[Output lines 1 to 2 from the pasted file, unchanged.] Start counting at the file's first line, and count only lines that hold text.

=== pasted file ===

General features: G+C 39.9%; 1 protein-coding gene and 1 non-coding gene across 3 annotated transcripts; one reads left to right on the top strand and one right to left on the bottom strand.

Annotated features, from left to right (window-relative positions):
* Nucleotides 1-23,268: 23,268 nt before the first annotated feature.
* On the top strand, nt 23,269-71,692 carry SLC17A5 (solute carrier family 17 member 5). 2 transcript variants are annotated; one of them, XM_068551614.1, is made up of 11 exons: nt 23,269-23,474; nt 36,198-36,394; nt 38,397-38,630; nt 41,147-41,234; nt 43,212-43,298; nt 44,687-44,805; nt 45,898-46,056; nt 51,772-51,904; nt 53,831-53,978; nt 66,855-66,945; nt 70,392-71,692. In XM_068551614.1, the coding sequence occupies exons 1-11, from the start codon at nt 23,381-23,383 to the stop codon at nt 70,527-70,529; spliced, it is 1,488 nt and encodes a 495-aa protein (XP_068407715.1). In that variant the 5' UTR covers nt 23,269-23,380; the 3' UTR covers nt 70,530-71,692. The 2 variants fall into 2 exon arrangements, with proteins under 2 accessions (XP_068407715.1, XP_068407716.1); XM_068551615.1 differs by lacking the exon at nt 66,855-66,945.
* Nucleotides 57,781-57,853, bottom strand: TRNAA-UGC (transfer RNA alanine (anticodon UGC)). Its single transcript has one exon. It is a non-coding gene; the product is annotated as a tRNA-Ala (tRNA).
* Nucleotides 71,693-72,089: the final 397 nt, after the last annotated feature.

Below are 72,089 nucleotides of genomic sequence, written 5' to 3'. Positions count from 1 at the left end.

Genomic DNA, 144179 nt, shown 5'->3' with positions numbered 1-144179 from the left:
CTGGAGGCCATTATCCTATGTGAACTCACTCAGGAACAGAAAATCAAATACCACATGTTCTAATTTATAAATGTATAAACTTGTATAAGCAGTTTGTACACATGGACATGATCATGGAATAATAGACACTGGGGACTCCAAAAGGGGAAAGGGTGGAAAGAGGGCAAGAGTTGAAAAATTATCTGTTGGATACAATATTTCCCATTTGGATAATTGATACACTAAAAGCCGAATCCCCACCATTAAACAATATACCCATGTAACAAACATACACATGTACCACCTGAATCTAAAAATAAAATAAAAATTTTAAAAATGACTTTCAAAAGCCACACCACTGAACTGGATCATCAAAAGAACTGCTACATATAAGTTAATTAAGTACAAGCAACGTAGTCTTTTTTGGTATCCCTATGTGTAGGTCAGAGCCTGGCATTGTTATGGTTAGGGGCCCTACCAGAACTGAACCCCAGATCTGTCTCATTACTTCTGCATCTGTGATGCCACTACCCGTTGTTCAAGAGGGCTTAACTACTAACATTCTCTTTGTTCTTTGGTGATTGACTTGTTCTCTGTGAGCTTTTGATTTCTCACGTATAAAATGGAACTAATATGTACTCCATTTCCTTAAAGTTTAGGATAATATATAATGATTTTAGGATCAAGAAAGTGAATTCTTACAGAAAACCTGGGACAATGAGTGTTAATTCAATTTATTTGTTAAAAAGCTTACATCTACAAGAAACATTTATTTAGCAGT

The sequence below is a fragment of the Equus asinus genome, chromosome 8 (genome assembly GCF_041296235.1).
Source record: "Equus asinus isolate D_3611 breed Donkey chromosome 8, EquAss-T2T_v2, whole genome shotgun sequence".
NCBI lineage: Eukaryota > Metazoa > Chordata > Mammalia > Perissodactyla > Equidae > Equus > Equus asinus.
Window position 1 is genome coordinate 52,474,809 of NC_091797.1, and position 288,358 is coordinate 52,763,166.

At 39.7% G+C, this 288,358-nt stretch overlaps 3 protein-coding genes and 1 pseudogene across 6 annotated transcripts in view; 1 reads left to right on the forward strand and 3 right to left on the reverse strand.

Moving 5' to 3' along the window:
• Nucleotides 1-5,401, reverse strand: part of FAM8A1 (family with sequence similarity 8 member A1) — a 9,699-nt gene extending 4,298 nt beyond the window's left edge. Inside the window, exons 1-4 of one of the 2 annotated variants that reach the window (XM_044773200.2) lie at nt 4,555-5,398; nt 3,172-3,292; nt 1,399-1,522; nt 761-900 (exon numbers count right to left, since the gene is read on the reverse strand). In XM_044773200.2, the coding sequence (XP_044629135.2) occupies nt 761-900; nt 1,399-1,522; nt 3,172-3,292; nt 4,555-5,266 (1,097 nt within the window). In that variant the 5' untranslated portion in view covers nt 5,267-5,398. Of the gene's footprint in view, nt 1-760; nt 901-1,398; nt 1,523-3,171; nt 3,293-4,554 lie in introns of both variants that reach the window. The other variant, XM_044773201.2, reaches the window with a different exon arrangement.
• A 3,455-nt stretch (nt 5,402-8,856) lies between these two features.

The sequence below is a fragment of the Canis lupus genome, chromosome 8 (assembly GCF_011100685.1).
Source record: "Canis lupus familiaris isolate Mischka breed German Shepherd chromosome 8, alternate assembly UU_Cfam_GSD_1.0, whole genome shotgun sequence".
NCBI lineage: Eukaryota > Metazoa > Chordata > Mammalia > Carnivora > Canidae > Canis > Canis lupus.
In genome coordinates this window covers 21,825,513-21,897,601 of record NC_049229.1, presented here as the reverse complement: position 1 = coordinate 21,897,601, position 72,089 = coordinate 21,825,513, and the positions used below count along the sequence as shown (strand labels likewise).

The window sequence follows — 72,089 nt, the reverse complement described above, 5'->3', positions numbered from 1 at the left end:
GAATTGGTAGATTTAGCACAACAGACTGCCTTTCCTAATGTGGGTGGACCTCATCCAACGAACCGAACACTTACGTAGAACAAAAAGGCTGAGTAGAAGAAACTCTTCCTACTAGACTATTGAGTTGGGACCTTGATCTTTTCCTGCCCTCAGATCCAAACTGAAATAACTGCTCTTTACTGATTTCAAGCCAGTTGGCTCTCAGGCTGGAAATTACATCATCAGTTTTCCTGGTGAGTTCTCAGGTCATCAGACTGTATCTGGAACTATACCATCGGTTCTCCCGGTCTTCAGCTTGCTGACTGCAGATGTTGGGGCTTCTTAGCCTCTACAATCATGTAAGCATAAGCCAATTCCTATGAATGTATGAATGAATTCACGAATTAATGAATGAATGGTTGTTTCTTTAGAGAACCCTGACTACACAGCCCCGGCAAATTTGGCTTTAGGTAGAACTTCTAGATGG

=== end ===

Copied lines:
General features: G+C 39.9%; 1 protein-coding gene and 1 non-coding gene across 3 annotated transcripts; one reads left to right on the top strand and one right to left on the bottom strand.

Annotated features, from left to right (window-relative positions):